I'm all over this. People who needlessly, cruelly, wantonly injure defenseless animals would to the same to people who were enough weaker than themselves reliably enough to justify their total social isolation:
Patrick the Miracle Dog has captured the hearts of people across the world, but unfortunately the abused pit bull’s story is not unique.
Patrick is one lucky dog—rescued from the bottom of a Newark garbage chute in March—no one can dispute that. Having St. Patrick as a namesake, and the luck of the Irish, may or may not have played a role in his remarkable progress.
Patrick’s plight has called attention to animal cruelty in New Jersey and throughout the country and has inspired animal rights activists to call for tougher penalties for animal abusers.
The alleged accuser of Patrick appeared in court on May 6 and pleaded not guilty. Hundreds of protesters appeared outside the courthouse on Patrick’s behalf, attracting considerable media attention.
But a recent bill approved the day before the alleged accuser’s appearance in court didn’t get as much press. The New Jersey Assembly’s Judiciary Committee approved a bill, modeled on a recently enacted Maine law, which would allow courts to include animals in domestic violence restraining orders. Connie Wagner (D-Bergen), deputy speaker of the assembly and Assemblywoman Charlotte Vandervalk (R-Bergen) sponsored the bill.
The Humane Society of the U.S. (HSUS) applauded the committee for approving the bill and for “voting to protect all survivors of domestic violence,” said N.J. State Director of HSUS Kathleen Schatzmann in a statement.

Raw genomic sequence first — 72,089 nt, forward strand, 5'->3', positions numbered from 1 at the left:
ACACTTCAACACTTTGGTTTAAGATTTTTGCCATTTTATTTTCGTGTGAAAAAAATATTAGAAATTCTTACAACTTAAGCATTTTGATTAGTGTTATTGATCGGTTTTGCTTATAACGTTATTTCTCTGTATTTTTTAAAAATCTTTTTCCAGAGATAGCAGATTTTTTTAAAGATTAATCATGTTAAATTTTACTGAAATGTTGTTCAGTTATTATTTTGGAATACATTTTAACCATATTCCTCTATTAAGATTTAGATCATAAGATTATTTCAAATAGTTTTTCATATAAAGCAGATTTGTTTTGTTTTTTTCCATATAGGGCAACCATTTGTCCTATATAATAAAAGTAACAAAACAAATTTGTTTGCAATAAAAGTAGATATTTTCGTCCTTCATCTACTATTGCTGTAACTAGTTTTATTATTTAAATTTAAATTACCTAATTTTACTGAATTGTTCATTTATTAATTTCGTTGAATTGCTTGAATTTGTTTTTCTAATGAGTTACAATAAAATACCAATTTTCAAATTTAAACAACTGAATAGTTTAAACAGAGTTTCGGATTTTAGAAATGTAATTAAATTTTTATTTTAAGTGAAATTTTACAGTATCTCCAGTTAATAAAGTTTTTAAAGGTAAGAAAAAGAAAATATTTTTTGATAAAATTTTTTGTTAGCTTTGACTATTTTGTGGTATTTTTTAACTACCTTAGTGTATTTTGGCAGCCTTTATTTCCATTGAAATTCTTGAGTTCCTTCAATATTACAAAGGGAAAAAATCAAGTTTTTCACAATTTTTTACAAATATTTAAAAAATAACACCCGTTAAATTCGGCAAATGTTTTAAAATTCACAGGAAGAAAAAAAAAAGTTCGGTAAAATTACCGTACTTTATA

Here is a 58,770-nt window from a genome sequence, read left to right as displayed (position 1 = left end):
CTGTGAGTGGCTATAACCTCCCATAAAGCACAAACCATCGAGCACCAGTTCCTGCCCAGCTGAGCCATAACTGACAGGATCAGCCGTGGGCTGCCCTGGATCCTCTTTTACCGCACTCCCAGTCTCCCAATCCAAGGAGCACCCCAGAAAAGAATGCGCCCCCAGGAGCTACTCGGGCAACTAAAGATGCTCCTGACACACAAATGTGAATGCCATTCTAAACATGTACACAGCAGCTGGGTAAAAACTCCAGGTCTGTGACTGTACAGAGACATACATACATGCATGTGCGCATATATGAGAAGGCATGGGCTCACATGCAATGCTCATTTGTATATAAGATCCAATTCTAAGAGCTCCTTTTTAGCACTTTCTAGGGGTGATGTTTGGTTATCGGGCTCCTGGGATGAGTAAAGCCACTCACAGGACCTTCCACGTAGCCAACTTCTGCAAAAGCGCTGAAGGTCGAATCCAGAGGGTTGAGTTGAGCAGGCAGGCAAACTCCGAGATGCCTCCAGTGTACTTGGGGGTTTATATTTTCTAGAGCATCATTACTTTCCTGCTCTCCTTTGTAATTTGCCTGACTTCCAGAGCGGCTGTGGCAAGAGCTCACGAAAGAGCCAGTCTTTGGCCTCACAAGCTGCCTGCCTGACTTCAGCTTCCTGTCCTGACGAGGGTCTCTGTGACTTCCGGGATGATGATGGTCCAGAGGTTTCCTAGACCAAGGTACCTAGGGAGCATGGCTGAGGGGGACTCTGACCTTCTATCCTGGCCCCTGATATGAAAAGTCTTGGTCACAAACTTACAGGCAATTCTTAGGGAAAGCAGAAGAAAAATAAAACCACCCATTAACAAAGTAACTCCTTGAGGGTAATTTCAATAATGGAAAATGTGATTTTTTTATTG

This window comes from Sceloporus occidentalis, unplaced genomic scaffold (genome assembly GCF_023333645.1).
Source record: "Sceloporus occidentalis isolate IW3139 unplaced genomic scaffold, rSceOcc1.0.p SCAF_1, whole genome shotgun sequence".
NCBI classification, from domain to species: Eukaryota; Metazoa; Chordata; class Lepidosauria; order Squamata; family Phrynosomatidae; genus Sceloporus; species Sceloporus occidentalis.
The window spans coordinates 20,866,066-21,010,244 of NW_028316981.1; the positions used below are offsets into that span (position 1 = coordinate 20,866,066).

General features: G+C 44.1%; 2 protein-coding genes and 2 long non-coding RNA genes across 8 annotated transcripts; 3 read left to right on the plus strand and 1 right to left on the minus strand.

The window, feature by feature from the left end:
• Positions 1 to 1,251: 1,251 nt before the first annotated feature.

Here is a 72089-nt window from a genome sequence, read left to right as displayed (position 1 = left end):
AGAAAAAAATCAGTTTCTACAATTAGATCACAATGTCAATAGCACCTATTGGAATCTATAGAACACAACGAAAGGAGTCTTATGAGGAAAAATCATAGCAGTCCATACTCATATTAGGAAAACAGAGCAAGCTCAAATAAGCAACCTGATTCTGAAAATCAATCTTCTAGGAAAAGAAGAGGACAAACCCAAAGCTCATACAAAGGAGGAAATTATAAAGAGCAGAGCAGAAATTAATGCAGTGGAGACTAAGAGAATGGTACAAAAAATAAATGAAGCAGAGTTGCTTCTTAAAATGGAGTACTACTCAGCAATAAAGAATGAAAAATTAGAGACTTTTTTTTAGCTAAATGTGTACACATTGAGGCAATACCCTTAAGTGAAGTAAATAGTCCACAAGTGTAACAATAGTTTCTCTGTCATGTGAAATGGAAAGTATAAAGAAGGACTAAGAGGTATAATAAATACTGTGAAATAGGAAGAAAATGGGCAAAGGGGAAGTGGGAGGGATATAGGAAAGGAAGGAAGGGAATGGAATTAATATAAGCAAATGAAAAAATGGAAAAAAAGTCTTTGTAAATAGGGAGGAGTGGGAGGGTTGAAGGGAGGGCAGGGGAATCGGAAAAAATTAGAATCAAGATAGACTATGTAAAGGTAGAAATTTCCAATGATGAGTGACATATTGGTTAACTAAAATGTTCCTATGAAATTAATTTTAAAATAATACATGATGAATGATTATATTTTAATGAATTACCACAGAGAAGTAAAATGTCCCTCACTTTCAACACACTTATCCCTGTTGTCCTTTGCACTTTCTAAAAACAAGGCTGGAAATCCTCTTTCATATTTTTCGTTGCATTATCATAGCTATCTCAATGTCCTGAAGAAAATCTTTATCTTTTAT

Studies show that violent abusers in domestic violence cases often target their victims’ animals to maintain control over their victim, according to the HSUS. “Permitting judges to prohibit abusers from contact with animals, protects those animals and provides peace of mind to human survivors of domestic violence since abusers often threaten, injure or kill family pets,” according to a release issued by the HSUS.
“We’ve heard so many stories of pets being abused or even killed as retaliation against a partner when a relationship goes sour,” said Wagner in a press release issued by the New Jersey Assembly Democrats. “Oftentimes, it’s done without thinking of an attempt to hurt the other partner, but whether it’s intentional or not, animals should not have to suffer.”
The HSUS said that it is now encouraging the Senate Judiciary Committee to post its version of the bill for a committee vote, which is sponsored by Senate Minority Leader Thomas Kean Jr., (R-Morris) and Senator Jeff Van Drew (D-Cape May).
On Monday, legislation calling for stricter penalties for killing a police dog will be on the agenda in the New Jersey Assembly. The legislation stems from a recent incident in Gloucester County in which a police dog named Schultz was killed, according to the Assembly Democrats.